Hybrid PM: The Organic Option

Michael R. Wood is a Business Process Improvement & IT Strategist Independent Consultant. He is creator of the business process-improvement methodology called HELIX and founder of The Natural Intelligence Group, a strategy, process improvement and technology consulting company. He is also a CPA, has served as an Adjunct Professor in Pepperdine's Management MBA program, an Associate Professor at California Lutheran University, and on the boards of numerous professional organizations. Mr. Wood is a sought after presenter of HELIX workshops and seminars in both the U.S. and Europe.

Having been actively managing projects since 1971, I have learned that I don’t know a lot. But I do know this: Successful project managers have been using tools, concepts and techniques long before the formalization of the PM process.

Clearly, dating back at least as far as the building of the pyramids, there were people charged with planning, resourcing, tracking, directing, collaborating, progress reporting and more. Perhaps the first big project in modern times was the building of the transcontinental railroad.

Over time, ways of communicating and formalizing project management took place. But through it all, most seasoned project managers practiced the basics and considered all the tools and techniques as assets to use as (and when) needed. Thus, it’s safe to say that “hybrid project management”—using the tools needed to get the job done—has been with us since ancient times.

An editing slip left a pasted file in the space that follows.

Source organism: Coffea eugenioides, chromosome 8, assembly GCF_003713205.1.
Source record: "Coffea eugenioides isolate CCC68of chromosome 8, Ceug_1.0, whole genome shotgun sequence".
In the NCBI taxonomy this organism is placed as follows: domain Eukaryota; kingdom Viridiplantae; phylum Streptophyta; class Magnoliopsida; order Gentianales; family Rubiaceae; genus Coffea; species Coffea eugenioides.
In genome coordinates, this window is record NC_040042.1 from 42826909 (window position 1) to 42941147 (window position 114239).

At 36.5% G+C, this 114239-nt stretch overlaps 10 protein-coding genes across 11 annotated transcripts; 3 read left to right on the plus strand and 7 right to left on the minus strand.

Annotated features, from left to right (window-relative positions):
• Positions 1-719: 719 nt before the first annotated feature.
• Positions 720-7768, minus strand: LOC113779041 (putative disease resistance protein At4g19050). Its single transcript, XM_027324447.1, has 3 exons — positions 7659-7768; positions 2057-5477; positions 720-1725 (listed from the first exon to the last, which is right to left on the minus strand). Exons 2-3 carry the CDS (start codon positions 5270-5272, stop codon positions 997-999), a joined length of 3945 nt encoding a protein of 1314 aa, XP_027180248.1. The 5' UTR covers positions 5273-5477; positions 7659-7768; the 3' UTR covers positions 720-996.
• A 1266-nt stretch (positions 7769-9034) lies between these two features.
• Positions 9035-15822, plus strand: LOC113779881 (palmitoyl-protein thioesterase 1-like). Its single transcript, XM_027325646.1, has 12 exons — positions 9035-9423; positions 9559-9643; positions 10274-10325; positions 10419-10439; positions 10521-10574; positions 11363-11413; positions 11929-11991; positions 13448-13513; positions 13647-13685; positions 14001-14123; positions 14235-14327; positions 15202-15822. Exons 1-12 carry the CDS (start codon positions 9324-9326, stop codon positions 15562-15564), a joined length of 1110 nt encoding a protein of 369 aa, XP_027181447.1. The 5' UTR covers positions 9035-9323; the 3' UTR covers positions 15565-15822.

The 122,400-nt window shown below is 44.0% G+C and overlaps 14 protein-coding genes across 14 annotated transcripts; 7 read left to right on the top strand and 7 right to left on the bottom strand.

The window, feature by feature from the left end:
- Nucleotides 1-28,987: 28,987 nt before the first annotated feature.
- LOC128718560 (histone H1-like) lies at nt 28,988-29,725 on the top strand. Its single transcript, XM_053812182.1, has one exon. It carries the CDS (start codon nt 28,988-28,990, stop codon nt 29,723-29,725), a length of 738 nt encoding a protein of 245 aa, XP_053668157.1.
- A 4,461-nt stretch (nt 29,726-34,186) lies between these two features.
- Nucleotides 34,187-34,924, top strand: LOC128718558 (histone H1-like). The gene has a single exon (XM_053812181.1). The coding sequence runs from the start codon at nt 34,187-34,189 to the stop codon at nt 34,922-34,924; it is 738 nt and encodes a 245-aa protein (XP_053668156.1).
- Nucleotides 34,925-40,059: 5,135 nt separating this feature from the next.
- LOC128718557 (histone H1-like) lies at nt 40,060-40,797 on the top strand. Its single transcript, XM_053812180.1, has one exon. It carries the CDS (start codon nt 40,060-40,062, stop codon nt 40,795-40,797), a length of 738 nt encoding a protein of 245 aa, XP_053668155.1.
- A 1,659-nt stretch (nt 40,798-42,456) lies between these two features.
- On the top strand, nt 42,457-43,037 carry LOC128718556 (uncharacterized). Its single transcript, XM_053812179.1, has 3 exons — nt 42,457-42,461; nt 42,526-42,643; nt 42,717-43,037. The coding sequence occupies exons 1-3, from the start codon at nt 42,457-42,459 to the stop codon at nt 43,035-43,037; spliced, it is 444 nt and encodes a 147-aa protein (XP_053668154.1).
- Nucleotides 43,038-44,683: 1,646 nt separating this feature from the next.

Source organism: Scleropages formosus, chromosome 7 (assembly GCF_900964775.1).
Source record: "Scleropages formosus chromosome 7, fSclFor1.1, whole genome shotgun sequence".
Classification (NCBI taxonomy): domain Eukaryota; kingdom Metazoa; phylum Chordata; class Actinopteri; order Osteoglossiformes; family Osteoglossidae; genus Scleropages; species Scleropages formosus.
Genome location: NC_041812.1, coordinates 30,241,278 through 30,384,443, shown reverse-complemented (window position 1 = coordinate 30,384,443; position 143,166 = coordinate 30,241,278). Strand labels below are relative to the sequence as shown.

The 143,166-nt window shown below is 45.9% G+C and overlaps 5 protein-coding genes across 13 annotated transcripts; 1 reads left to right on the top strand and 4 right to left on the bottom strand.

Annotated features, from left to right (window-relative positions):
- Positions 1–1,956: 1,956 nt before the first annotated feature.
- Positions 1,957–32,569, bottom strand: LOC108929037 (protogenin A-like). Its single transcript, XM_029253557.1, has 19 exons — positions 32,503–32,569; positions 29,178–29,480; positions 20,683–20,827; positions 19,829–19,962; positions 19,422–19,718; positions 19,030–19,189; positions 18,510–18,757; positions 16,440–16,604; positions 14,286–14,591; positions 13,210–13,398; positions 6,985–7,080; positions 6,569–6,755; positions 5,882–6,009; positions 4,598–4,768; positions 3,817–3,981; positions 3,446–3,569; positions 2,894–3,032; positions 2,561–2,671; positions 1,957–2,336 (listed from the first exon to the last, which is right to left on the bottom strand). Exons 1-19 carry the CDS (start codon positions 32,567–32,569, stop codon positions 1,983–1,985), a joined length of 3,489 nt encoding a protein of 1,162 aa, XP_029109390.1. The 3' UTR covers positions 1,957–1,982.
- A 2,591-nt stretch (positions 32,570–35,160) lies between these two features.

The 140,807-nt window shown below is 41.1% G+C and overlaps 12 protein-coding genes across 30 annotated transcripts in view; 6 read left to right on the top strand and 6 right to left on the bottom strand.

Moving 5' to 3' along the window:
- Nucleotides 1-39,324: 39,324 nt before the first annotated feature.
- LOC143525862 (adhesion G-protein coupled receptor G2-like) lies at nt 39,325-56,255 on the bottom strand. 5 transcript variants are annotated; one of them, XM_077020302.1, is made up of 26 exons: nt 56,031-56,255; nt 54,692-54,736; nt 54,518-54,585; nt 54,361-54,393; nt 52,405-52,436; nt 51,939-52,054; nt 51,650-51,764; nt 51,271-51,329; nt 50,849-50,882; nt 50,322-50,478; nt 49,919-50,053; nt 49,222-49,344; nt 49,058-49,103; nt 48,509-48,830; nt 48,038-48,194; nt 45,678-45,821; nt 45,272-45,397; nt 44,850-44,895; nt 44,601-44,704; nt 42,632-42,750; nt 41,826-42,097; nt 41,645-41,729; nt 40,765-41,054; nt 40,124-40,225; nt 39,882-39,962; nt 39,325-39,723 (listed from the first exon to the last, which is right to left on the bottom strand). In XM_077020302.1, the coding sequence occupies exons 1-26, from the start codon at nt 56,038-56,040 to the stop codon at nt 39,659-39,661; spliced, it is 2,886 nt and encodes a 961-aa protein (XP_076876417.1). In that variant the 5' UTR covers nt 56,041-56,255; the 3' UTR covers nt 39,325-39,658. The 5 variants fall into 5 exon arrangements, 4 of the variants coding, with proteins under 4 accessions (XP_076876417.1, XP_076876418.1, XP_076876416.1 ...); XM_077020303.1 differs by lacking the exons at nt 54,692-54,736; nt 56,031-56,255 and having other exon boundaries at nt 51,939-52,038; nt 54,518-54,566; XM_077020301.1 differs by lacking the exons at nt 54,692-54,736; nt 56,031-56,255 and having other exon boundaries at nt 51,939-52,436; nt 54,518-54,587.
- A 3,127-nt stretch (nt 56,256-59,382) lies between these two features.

Yes, it is important to have a common language and terminologies in order to share and have conversations about project management. The rub comes when we overthink things and get so preoccupied with labeling that our focus gets misdirected. We begin to concentrate on form rather than function.

For example, on more than one occasion after completing a successful project (one that achieved the objective of being on time and under budget, garnered buy-in and …

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"I have not failed. I've just found 10,000 ways that won't work."

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